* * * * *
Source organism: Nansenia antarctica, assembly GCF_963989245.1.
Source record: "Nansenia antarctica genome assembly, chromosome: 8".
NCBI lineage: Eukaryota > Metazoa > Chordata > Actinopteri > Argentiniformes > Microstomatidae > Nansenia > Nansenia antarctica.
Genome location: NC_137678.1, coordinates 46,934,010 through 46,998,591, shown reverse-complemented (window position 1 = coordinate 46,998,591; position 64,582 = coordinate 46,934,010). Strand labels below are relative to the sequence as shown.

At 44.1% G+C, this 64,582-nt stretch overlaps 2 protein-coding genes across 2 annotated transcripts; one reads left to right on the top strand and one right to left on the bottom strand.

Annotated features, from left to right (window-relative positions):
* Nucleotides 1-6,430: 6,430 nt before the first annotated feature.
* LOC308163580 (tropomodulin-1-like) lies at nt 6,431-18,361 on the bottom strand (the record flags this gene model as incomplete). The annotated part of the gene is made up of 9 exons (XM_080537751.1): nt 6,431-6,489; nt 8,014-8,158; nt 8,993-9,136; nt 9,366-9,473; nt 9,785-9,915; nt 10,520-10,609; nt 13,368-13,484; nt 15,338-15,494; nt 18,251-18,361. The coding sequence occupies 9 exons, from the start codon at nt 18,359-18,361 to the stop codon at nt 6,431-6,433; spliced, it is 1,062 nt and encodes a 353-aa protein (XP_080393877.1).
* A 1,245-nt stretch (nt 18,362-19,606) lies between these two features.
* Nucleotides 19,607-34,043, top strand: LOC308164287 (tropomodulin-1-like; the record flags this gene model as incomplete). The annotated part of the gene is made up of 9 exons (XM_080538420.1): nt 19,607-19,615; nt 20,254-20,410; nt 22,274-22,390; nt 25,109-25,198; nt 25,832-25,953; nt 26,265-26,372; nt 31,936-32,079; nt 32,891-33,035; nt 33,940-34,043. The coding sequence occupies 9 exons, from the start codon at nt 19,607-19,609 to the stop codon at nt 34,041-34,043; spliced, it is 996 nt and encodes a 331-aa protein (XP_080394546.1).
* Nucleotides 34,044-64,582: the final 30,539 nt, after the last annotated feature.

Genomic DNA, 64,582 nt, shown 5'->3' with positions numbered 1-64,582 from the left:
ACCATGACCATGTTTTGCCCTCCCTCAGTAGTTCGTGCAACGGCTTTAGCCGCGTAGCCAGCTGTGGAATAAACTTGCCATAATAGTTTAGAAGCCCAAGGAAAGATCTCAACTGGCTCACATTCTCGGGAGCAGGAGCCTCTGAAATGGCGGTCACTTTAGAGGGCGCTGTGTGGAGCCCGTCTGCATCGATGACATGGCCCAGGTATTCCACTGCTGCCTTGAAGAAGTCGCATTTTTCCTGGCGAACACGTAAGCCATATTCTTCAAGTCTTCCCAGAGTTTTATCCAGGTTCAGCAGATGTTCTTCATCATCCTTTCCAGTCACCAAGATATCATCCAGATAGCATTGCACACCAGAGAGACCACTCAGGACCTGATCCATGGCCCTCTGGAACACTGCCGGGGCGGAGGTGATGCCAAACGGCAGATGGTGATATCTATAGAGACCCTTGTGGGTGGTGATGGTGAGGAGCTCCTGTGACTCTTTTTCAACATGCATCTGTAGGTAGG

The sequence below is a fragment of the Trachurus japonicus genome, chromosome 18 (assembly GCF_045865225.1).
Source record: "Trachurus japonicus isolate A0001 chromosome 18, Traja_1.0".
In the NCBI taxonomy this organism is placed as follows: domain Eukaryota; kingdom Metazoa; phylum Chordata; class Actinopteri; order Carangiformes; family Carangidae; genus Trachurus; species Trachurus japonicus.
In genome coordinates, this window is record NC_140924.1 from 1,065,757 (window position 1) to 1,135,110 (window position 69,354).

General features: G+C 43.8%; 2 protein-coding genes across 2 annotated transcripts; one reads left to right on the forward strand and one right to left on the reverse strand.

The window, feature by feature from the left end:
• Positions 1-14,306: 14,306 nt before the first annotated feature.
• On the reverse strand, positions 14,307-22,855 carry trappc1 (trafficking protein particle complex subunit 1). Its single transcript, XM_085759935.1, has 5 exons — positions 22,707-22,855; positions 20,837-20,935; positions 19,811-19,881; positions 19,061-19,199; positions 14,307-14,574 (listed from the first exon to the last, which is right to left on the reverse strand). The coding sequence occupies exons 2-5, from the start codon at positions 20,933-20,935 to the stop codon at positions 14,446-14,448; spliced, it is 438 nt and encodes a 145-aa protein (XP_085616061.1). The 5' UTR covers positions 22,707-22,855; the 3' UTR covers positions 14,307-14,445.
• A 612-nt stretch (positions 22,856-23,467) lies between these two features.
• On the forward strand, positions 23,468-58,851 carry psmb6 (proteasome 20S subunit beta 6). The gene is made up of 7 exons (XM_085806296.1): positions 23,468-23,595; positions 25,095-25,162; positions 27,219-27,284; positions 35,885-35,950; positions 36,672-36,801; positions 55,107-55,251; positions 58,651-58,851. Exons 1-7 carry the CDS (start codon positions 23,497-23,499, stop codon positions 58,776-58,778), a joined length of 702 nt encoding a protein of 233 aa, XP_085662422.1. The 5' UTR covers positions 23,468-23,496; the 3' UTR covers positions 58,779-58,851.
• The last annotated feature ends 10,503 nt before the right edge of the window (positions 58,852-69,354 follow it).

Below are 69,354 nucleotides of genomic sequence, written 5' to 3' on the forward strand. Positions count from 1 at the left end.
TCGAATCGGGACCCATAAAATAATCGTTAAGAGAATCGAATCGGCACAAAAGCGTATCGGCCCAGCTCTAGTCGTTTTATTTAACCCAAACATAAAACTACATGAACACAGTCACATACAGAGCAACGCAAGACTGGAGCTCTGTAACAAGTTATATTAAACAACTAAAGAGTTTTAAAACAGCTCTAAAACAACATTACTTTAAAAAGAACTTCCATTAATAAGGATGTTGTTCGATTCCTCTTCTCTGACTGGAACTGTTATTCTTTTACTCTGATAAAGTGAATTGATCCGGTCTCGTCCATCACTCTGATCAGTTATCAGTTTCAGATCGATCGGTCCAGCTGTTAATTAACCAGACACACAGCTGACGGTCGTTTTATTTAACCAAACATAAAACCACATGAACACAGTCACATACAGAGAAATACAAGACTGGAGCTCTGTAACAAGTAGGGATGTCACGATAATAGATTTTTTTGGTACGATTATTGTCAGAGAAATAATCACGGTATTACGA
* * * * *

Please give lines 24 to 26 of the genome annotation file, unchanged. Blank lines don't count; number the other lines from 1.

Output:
• The last annotated feature ends 10,503 nt before the right edge of the window (positions 58,852-69,354 follow it).

Below are 69,354 nucleotides of genomic sequence, written 5' to 3' on the forward strand. Positions count from 1 at the left end.
TCGAATCGGGACCCATAAAATAATCGTTAAGAGAATCGAATCGGCACAAAAGCGTATCGGCCCAGCTCTAGTCGTTTTATTTAACCCAAACATAAAACTACATGAACACAGTCACATACAGAGCAACGCAAGACTGGAGCTCTGTAACAAGTTATATTAAACAACTAAAGAGTTTTAAAACAGCTCTAAAACAACATTACTTTAAAAAGAACTTCCATTAATAAGGATGTTGTTCGATTCCTCTTCTCTGACTGGAACTGTTATTCTTTTACTCTGATAAAGTGAATTGATCCGGTCTCGTCCATCACTCTGATCAGTTATCAGTTTCAGATCGATCGGTCCAGCTGTTAATTAACCAGACACACAGCTGACGGTCGTTTTATTTAACCAAACATAAAACCACATGAACACAGTCACATACAGAGAAATACAAGACTGGAGCTCTGTAACAAGTAGGGATGTCACGATAATAGATTTTTTTGGTACGATTATTGTCAGAGAAATAATCACGGTATTACGA